Jump to content

How did we manage to endure till reaching adulthood?


Thenornpo

Recommended Posts

Jury determines that the scout who died after falling was unjustly slain.

It's unfortunate that this occurred, but my school travels were successful and without any fatalities.

The inquest determined that the Scout Association's negligence had a role in the death. No risk assessment was conducted for the summer camping trip, no on-the-day risk assessment was performed, safety was not discussed with the Explorer Scouts by their group leader, and a Scout qualified first aider did not attend the trip due to absence. Three individuals, including the youngster, deviated from the main hiking group and ascended the mountainside without supervision.

I believe our risk assessment had a teacher loudly warning us to be cautious and well-behaved. They could have had a package of bandages.

Link to comment
Share on other sites

Extremely sorrowful.

We engaged in very risky behaviour at Scout camps. The incidents mostly revolved around fire, heights, axes, knives, and motorcycles, sometimes with the assistance of alcohol and pyrotechnics.

Link to comment
Share on other sites

He ventured out alone, straying from the group without permission, however the Scout leaders are accountable. Will we see scout units moving in a chained formation to prevent any escape in the future?

Link to comment
Share on other sites

Regrettably, in modern times, someone must be held accountable. Children engaging in playful behaviour and encountering an issue is not an acceptable explanation. I hope the family may find closure and go on with their life, despite the enduring memories and suffering.

During school days, we had a designated area where we would go without supervision and engage in shooting activities. We avoided accidental harm despite having access to ammo for weapons up to an 84mm Carl Gustaf. Occasionally, we playfully shot each other with air guns 😉. Times have changed.

Link to comment
Share on other sites

I served as a Scout leader for a decade and found that the role was getting more restricted by bureaucratic regulations and legal responsibilities even at that time. I wouldn't consider doing that nowadays. Instances such as these will hinder Scouting's capacity to attract new leaders, ultimately impacting the youth negatively.

This is a tragic situation, but the youngster would probably have made the same choice even if he was under his parents' supervision. Would they be reported to the police for committing manslaughter? I disagree. Consider the current emotional state of such leaders.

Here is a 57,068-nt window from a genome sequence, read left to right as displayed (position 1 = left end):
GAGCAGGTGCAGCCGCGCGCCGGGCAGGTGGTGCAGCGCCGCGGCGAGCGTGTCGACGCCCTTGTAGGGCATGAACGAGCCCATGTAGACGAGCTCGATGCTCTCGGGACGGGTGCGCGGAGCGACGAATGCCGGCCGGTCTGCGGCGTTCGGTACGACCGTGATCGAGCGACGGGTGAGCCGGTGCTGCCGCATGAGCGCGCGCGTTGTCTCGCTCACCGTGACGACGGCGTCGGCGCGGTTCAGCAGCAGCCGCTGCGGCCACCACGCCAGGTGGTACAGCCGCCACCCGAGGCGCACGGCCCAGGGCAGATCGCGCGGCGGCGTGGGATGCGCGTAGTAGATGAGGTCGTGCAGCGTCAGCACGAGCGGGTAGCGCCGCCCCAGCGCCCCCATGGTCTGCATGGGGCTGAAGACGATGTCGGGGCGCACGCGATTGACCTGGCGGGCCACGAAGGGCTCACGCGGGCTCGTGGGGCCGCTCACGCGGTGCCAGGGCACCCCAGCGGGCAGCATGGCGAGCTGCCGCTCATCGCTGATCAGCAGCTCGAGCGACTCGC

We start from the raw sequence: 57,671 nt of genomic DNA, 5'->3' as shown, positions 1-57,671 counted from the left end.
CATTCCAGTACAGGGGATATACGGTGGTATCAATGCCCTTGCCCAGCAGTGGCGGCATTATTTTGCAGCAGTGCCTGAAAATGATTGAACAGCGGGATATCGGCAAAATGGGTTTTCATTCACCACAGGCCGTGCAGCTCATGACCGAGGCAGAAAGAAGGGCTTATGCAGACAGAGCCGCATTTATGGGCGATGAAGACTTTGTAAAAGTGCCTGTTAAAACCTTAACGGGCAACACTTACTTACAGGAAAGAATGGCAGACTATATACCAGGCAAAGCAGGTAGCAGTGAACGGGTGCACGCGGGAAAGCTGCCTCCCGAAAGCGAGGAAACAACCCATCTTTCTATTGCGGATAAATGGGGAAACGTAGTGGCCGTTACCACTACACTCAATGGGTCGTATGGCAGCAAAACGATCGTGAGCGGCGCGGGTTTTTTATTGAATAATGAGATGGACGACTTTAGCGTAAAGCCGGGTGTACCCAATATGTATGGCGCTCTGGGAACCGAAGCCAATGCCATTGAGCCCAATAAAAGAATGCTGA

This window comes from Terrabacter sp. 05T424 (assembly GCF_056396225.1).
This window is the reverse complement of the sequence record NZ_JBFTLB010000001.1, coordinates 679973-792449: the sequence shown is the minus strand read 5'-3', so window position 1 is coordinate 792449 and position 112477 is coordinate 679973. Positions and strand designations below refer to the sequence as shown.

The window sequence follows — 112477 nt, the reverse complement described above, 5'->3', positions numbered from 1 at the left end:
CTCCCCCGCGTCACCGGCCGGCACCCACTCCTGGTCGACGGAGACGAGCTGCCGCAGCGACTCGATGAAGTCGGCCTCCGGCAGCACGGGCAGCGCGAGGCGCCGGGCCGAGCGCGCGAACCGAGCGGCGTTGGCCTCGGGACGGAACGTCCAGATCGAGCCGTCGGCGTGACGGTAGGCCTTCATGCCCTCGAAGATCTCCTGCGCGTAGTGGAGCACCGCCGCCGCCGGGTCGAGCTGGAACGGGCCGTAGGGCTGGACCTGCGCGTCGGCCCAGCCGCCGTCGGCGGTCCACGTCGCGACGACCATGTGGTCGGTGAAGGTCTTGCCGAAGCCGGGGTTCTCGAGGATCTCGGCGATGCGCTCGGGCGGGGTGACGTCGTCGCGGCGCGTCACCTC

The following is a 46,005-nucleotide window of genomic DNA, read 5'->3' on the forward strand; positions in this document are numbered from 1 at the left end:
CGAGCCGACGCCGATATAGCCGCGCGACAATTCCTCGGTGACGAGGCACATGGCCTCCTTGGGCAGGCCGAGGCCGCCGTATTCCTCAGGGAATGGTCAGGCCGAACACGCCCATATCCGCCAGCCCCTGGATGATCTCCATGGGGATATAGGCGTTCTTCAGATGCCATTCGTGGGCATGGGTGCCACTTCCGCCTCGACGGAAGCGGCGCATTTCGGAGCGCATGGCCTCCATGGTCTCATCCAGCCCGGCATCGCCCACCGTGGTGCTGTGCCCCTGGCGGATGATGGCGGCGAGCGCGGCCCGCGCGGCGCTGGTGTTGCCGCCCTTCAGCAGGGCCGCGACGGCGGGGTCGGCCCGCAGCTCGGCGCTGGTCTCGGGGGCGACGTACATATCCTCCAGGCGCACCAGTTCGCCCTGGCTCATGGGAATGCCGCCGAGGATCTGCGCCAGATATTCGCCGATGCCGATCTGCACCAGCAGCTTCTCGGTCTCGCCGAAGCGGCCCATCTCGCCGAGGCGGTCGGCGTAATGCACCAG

The closest we came to causing injury at Scout camp was when someone shattered their arm. It's worth noting that he was a doctor's kid.

Link to comment
Share on other sites

During a geology field trip in the early 1970s, we ended our outing early due to the cold and rainy weather and went to a bar with the professor and lecturers. After many scoops, the weather improved, and the professor said that we would ascend the cliff to see the limestone karst scenery we were meant to view, via a very small sheep route up the cliff's face. We proceeded without doing a risk assessment and everyone arrived safely. During a previous visit to the renowned Jurassic coast of Dorset, our adventurous guide insisted on taking a direct route from point A to point B, leading us through dense bramble woods and other obstacles. No individuals without courage or determination are accepted in my university course, regardless of gender or role as a student or instructor.

Link to comment
Share on other sites

Regrettably, common sense is lacking in contemporary times.
Committees, composed of individuals with little practical experience, must approve all decisions.
This is likely to result in the decline of Scouts, since no Scout Leader would want to face legal proceedings.
 

Link to comment
Share on other sites

During the late 1960s, our geography instructor arranged a field trip to the Lake District for our class of 30 adolescent guys. The highlight was ascending to the summit of Helvellyn, which included traversing Striding Edge in dense mist, with steep cliffs on both sides. We enjoyed simulating falling by yelling loudly as if we were really falling. Everyone returned safely and we all had a fantastic day out with an excellent instructor.

 

Link to comment
Share on other sites